♦ Patty Griffin – Living With Ghosts: These days, Patty Griffin is probably one of the more respected and prolific songwriters and collaborators in the folk/americana business; having penned hits for Emmylou Harris, Dixie Chicks, and a slew of others, with a stack of awards (including at least one Grammy) to her credit. I saw her live in a bar/hotel ballroom right after this record came out, just a tiny little redhead with a beat-up leather jacket and an acoustic guitar on a mostly bare stage. The experience was amazing, and it sounded pretty much exactly like this record does; as it’s essentially a re-worked version of the demo tape that got her signed; just her, an acoustic guitar, a microphone, and hardly any overdubbing. And she doesn’t need anything else. The songs are powerful, beautiful, and affecting; despite the sparse instrumentation, they sound big (maybe even bigger than anything off of Flaming Red, the follow-up that was a more straight ahead rock record, and still damned good), thanks to the dynamic voice and percussive guitar accompaniment. I’ll take the version of “Let Him Fly” from this record over any of the covers that were bigger hits, and then I’d listen to “Every Little Bit” again, because it’s a great piece of songwriting and performance.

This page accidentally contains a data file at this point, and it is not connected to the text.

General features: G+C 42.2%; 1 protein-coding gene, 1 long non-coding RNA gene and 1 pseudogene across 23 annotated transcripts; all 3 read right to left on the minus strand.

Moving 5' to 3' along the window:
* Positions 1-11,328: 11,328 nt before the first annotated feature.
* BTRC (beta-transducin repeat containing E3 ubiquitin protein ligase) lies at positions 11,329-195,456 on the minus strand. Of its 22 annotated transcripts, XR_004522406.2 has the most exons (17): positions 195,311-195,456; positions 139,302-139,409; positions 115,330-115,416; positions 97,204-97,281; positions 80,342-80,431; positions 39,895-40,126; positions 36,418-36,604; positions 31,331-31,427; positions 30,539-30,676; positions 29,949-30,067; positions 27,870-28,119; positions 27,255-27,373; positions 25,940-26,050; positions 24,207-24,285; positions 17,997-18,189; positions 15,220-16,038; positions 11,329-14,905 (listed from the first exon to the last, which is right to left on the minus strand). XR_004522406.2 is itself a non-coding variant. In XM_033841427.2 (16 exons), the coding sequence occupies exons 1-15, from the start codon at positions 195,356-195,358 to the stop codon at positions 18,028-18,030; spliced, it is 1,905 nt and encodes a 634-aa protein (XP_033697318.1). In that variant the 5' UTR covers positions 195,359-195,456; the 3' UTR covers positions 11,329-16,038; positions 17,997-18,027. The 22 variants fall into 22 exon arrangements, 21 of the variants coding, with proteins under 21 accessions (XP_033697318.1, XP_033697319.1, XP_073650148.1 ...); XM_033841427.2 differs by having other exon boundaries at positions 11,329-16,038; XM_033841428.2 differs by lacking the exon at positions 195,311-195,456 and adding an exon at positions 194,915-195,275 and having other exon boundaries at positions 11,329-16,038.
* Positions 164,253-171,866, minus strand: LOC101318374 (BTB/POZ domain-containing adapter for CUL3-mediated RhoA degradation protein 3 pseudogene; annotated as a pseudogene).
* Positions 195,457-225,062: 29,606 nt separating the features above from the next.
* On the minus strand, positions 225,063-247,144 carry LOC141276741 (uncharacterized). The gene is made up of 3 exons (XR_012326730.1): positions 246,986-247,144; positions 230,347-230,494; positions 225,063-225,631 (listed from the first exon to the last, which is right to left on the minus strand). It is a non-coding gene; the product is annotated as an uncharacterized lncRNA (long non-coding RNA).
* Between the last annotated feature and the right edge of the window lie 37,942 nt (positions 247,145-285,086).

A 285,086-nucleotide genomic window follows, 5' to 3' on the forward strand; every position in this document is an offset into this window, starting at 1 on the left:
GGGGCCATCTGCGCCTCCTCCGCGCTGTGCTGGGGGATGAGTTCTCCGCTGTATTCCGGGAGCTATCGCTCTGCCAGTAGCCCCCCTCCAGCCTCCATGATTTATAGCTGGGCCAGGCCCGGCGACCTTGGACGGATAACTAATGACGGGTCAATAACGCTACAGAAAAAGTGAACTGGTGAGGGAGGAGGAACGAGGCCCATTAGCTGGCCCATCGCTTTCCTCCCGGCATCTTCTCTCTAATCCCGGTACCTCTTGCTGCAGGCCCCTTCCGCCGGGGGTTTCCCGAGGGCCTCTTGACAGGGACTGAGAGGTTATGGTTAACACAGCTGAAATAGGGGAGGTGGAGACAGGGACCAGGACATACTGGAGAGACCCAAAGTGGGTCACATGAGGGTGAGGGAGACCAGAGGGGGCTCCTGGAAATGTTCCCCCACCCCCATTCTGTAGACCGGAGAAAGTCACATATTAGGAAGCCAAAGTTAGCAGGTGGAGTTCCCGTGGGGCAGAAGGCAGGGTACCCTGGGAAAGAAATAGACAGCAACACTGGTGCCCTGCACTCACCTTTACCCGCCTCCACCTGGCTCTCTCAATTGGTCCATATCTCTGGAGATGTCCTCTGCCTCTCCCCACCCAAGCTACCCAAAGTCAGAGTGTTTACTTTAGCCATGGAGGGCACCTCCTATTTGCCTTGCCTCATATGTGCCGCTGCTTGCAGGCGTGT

♦ Robert Reilly – Becoming Undone: Yet another mid-nineties record from an artist I discovered when they opened up for The Badlees on some little dive stage in Central Pennsylvania. At the time, he’d just gone solo after the demise of the band 78 West, after kicking around other parts of the country for several years. The tunes on this one are all excellent electric singer-songwriter stuff that probably should have gotten more attention, but just didn’t. It’s a shame, because tunes like “When We Were Young” and “Becoming Undone” are great uptempo crowd-pleasers, and “Given It All Away” and “Quickly As You Can” are equally engaging and heartbreaking ballads. I forgot how much I liked this record; it disappeared into the memory hole in the way that some of the other stuff from that scene (like, say, The Clarks) didn’t – listening to it recently, it all came back. It doesn’t have my favorite Reilly tune on it (which would be “Satisfied”, which you can get on another Central PA compilation disc I’ll probably get to one of these days), nor does it have that crowd pleasing song about the pot smoking schoolbus driver, but it’s well worth tracking down if you can find it.